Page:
Cockroaches, locusts, and envenomating arthropods: a promising source of antimicrobials

Document Type: Review Article


Department of Biological Sciences, School of Science and Technology, Sunway University, Selangor, Malaysia


Objective(s): To present a brief overview of various natural sources of antimicrobials with the aim of highlighting invertebrates living in polluted environments as additional sources of antimicrobials.
Materials and Methods: A PubMed search using antibacterials, antimicrobials, invertebrates, and natural products as keywords was carried out. In addition, we consulted conference proceedings, original unpublished research undertaken in our laboratories, and discussions in specific forums.
Results: Representative of a stupefying 95% of the fauna, invertebrates are fascinating organisms which have evolved strategies to survive germ-infested environments, yet they have largely been ignored. Since invertebrates such as cockroaches inhabit hazardous environments which are rampant with pathogens, they must have developed defense mechanisms to circumvent infections. This is corroborated by the presence of antimicrobial molecules in the nervous systems and hemolymph of cockroaches. Antimicrobial compounds have also been unraveled from the nervous, adipose, and salivary glandular tissues of locusts. Interestingly, the venoms of arthropods including ants, scorpions, and spiders harbor toxins, but also possess multiple antimicrobials.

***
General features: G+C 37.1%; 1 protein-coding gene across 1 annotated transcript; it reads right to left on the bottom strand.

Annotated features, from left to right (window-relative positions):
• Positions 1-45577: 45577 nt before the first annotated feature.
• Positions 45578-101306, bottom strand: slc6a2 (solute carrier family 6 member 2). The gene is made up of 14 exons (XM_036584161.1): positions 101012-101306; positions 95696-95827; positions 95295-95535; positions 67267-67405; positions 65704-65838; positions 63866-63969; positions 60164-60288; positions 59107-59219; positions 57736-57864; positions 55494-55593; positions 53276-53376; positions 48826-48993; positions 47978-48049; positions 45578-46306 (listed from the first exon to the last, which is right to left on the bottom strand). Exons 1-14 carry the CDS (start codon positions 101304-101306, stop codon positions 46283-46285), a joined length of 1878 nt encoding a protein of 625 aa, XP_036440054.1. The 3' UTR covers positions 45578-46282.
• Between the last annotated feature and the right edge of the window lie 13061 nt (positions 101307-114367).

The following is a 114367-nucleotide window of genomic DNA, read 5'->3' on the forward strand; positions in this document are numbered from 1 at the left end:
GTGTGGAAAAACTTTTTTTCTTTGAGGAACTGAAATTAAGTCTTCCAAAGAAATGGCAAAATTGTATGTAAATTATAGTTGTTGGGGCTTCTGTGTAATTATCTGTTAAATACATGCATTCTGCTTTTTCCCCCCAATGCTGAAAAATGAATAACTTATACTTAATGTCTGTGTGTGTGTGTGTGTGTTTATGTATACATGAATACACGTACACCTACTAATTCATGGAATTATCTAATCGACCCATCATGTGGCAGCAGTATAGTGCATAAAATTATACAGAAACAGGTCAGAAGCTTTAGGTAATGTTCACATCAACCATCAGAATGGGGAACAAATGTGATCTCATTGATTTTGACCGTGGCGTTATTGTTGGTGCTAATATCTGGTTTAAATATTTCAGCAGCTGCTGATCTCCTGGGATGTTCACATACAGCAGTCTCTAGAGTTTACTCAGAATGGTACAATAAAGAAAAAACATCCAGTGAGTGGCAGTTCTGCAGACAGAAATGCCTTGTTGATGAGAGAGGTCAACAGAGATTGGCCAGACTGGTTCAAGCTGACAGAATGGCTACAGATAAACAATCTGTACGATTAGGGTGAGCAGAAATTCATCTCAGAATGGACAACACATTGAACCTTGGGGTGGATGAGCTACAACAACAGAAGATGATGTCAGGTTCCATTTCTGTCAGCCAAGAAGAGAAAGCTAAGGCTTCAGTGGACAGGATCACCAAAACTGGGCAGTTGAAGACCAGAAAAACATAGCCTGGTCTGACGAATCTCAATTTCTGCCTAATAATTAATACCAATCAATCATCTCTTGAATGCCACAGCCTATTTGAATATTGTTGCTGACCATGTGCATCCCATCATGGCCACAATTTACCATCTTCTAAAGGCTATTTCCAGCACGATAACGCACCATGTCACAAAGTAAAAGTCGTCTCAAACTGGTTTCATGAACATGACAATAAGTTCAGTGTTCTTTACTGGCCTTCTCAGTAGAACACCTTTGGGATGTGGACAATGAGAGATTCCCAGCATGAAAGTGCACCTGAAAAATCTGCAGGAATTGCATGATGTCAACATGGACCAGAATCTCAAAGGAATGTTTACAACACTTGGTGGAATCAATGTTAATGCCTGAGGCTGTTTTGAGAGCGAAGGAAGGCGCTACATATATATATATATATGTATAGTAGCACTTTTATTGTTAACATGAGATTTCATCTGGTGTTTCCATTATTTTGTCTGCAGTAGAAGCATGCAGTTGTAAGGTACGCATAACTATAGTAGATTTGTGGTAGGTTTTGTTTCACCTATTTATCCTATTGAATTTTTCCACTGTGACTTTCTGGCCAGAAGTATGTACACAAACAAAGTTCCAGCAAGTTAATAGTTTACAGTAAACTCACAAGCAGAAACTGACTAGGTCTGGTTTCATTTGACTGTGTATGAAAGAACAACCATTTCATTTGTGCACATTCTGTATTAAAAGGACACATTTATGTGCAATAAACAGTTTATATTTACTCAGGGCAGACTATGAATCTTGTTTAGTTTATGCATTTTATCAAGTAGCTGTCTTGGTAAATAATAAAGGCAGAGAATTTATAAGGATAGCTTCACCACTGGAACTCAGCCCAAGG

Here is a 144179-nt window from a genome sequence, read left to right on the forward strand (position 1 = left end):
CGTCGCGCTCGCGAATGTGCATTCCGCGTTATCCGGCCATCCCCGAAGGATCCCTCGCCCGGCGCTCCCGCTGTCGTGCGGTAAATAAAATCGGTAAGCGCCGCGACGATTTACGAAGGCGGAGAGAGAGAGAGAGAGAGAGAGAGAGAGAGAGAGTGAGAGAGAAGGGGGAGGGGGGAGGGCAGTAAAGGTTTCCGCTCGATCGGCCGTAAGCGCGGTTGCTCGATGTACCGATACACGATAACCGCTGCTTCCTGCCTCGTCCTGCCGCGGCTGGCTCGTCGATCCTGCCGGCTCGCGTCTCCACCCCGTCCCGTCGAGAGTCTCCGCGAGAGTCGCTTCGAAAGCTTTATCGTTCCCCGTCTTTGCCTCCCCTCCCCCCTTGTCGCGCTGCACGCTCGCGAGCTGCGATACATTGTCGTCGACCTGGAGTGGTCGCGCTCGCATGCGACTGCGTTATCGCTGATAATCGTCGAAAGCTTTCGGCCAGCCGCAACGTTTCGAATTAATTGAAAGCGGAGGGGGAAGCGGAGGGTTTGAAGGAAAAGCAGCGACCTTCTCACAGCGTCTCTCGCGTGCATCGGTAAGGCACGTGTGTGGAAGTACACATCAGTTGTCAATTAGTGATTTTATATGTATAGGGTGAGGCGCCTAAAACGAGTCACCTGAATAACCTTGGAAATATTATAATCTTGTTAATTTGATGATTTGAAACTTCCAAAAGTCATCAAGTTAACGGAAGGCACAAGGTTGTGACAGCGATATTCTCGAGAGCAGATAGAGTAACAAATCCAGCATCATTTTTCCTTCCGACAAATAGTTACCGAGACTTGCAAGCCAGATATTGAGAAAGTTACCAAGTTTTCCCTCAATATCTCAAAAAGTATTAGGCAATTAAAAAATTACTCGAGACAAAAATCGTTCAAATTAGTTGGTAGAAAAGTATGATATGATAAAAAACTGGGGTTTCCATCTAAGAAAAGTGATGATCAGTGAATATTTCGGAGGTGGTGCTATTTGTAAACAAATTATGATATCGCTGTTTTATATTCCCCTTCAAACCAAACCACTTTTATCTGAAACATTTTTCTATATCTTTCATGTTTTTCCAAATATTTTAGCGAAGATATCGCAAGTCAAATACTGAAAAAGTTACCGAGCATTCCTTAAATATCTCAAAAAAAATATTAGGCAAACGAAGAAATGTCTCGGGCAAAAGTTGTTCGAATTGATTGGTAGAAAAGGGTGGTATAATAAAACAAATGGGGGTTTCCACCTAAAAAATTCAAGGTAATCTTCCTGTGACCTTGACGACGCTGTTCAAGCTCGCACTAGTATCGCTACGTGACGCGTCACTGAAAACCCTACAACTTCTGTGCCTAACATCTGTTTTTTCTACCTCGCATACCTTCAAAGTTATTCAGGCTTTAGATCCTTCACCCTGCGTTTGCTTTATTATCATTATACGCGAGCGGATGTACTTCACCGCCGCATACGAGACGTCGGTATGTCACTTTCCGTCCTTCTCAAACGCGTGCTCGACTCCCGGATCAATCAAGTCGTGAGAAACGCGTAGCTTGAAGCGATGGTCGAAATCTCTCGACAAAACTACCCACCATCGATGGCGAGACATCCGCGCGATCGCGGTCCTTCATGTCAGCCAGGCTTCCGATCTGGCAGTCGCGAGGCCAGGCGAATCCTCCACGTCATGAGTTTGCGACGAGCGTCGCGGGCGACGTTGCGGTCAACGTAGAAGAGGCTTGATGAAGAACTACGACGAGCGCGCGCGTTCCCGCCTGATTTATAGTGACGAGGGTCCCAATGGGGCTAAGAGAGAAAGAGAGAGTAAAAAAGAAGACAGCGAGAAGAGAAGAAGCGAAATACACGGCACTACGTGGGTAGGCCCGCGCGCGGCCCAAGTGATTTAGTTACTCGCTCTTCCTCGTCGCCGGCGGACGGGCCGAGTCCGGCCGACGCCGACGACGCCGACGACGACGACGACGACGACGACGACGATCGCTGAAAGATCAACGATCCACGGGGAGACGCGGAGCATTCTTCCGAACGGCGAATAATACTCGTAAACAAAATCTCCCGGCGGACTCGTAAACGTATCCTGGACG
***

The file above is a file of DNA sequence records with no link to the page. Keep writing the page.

Conclusion: These findings have rekindled the hopes for newer and enhanced therapeutic agents derived from a plentiful and diverse resource to combat fatal infectious diseases. Such antimicrobials from unusual sources can potentially be translated into clinical practice, however intensive research is needed over the next several years to realize these expectations.


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